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Alcohol and Strained Families Don’t Mix

November 24, 2012
By SHELLEY HANSON Staff Writer , The Intelligencer / Wheeling News-Register

WHEELING - Some people may believe enjoying a few cocktails will help them deal with the stress of the holidays, but drinking can also lead to family feuds if people aren't careful.

Wheeling Deputy Police Chief Martin Kimball said, to date, the Thanksgiving holiday has not resulted in officers having to respond to many domestic disputes in the city. But Christmas is just around the corner.

"Alcohol is a depressant that acts like a stimulant. It depresses the cognitive thinking process so you are not able to rationalize situations," Kimball said.

Article Photos

Photo by Shelley Hanson
Wheeling Deputy Police Chief Martin Kimball works a DUI checkpoint Friday evening on National Road. During family get-togethers, Kimball urges people to drink in moderation to avoid holiday family feuds.

For example, a family member may make an innocent comment about something or someone, but such a comment may be interpreted differently by an impaired person. And if a relationship already was strained, adding alcohol to the mix is not going to make that person any more tolerable.

"They can't handle the information, and boom - the fight is on," Kimball said, adding this often is when officers are called in to defuse a situation.

He said if one feels they are getting angry during a family gathering, they should excuse themselves and take a walk or simply change the subject to a lighter one.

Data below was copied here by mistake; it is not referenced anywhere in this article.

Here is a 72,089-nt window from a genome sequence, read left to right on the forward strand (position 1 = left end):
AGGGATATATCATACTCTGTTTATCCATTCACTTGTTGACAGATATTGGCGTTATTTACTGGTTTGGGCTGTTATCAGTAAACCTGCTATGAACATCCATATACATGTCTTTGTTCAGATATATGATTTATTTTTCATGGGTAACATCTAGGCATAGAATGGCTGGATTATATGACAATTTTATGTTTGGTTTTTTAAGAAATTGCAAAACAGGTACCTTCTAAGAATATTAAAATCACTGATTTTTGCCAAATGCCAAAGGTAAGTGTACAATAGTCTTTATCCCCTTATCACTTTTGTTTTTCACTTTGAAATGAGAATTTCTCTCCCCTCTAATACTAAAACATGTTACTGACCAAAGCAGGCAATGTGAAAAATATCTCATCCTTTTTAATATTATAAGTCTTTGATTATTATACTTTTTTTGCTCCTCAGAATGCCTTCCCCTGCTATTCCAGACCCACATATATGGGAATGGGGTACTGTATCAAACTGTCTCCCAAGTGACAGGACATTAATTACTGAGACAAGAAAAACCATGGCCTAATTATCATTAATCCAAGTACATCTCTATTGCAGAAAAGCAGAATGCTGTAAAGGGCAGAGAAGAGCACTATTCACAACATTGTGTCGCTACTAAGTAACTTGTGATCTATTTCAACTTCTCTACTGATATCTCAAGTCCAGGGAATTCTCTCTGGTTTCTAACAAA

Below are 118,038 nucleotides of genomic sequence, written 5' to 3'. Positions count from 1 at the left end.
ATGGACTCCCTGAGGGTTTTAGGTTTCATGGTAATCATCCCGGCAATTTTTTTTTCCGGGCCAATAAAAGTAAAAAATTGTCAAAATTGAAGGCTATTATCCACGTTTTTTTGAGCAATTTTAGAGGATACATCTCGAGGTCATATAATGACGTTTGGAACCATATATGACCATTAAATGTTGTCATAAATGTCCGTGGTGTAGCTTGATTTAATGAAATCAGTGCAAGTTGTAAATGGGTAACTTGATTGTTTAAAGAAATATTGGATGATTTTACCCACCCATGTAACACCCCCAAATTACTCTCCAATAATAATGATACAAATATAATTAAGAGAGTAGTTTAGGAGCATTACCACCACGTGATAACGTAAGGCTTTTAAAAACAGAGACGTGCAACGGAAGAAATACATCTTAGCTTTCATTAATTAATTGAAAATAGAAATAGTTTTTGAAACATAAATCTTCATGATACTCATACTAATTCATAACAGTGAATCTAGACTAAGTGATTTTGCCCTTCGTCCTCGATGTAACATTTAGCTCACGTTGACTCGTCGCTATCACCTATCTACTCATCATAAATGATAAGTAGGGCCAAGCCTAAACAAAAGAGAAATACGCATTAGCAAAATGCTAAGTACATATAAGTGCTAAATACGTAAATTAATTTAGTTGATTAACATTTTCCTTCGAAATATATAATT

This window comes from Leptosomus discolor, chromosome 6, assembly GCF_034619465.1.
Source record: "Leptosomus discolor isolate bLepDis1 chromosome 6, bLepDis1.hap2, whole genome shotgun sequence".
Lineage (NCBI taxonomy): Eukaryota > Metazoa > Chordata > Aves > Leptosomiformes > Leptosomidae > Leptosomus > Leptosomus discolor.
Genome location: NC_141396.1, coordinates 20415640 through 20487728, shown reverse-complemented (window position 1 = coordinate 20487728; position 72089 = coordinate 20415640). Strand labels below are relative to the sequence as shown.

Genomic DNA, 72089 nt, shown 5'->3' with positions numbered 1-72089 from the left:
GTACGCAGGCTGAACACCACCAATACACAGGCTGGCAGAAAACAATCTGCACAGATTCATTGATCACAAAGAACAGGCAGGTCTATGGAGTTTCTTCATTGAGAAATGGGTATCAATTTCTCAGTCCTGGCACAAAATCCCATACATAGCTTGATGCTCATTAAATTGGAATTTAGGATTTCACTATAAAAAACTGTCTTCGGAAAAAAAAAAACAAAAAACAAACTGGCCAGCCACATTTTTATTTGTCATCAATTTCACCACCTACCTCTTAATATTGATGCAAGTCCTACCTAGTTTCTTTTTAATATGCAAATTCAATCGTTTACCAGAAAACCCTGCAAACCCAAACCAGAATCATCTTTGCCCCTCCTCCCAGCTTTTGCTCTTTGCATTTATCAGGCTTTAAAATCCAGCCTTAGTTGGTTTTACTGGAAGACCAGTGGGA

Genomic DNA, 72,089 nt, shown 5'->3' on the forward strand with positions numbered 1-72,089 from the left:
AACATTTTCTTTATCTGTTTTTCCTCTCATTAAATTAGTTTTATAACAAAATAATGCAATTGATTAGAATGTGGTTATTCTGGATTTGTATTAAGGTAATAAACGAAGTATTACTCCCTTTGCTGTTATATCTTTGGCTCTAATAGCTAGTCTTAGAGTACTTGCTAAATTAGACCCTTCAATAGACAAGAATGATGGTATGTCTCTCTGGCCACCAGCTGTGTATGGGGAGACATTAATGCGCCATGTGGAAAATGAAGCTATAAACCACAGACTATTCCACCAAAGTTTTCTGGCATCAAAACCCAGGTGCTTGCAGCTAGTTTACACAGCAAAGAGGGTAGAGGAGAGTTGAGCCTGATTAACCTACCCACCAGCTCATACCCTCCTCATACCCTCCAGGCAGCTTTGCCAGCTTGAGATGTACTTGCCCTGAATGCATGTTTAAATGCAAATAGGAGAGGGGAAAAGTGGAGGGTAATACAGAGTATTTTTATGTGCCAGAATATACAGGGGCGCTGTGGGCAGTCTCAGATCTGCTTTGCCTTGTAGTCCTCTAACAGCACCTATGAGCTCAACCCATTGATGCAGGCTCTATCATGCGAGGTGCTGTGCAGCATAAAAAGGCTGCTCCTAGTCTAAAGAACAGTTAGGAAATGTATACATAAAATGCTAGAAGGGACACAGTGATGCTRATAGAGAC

"People should agree to disagree and move on," he said.

Sometimes talk during family gatherings turns to serious subjects, such as the caretaking of elderly parents, which can lead to fights. But Kimball said most disputes are about petty issues. For others, fighting during the holidays is a behavior they have grown up with - it's all they know.

"Without proper education and training ... people aren't able to cope. It's not something you learn at birth," he said.

During the holidays, people also tend to drink more than usual or for longer periods of time. According to the National Institutes of Health, binge drinking for men is considered five or more drinks in a two-hour period; for women, four or more drinks in a two-hour period. A drink is considered a 12-ounce beer or wine cooler; a 5-ounce glass of wine; or a 1.5-ounce shot of 80-proof liquor.

Kimball said his officers arrested two people for DUI during the Thanksgiving holiday. On Friday evening, officers were conducting a DUI checkpoint on National Road. But Kimball said his department holds such checkpoints year-round, even in January after the holiday season ends.

 
 

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